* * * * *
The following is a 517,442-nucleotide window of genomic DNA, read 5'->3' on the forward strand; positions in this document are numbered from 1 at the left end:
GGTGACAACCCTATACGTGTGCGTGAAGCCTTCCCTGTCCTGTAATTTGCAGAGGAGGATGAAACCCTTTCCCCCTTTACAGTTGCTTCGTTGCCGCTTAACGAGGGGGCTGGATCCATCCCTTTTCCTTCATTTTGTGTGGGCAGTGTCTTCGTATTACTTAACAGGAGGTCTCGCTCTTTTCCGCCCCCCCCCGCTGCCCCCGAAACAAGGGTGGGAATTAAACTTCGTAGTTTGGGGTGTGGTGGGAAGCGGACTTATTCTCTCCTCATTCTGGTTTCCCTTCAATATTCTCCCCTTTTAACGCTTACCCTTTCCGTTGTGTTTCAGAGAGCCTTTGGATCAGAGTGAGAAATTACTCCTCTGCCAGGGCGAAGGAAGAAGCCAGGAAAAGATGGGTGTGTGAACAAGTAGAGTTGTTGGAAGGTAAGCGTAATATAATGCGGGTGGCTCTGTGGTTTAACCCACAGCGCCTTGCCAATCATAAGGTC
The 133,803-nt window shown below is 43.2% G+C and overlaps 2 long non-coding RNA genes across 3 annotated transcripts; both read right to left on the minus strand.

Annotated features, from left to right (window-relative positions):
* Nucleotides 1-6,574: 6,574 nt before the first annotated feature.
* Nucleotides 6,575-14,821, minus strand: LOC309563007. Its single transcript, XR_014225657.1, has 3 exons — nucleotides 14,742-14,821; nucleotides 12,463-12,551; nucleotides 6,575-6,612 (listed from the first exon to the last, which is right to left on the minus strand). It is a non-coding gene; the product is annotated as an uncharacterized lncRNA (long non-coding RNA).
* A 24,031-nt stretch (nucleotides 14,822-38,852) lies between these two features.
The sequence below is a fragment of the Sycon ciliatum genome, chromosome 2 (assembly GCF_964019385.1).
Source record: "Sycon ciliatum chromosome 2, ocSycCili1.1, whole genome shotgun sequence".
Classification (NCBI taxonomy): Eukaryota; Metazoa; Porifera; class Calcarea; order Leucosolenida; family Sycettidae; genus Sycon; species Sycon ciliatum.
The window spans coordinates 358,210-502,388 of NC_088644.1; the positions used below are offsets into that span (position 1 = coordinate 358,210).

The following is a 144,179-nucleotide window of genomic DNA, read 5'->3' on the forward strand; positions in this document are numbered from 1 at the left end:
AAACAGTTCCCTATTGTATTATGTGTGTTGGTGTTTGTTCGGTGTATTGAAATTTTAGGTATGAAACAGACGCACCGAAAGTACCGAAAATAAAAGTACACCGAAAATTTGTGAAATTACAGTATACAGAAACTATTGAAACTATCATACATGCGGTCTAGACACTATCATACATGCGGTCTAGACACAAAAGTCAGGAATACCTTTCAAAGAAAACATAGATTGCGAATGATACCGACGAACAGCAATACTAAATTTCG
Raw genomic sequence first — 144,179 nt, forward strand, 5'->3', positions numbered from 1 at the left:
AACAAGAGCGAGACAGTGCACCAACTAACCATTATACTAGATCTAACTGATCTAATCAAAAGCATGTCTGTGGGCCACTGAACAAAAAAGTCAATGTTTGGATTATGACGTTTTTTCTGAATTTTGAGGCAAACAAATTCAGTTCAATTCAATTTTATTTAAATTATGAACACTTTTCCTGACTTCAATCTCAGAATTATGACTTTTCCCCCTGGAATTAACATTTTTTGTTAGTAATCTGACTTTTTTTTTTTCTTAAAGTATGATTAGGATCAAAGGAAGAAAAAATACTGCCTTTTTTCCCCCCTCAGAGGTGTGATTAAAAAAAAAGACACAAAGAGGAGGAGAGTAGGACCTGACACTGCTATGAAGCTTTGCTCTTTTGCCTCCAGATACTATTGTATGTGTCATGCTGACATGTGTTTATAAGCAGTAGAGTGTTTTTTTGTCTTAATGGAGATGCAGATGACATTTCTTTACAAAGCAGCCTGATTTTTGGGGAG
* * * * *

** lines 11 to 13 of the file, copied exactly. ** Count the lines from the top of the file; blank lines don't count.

The window spans coordinates 358,210-502,388 of NC_088644.1; the positions used below are offsets into that span (position 1 = coordinate 358,210).

The following is a 144,179-nucleotide window of genomic DNA, read 5'->3' on the forward strand; positions in this document are numbered from 1 at the left end:
AAACAGTTCCCTATTGTATTATGTGTGTTGGTGTTTGTTCGGTGTATTGAAATTTTAGGTATGAAACAGACGCACCGAAAGTACCGAAAATAAAAGTACACCGAAAATTTGTGAAATTACAGTATACAGAAACTATTGAAACTATCATACATGCGGTCTAGACACTATCATACATGCGGTCTAGACACAAAAGTCAGGAATACCTTTCAAAGAAAACATAGATTGCGAATGATACCGACGAACAGCAATACTAAATTTCG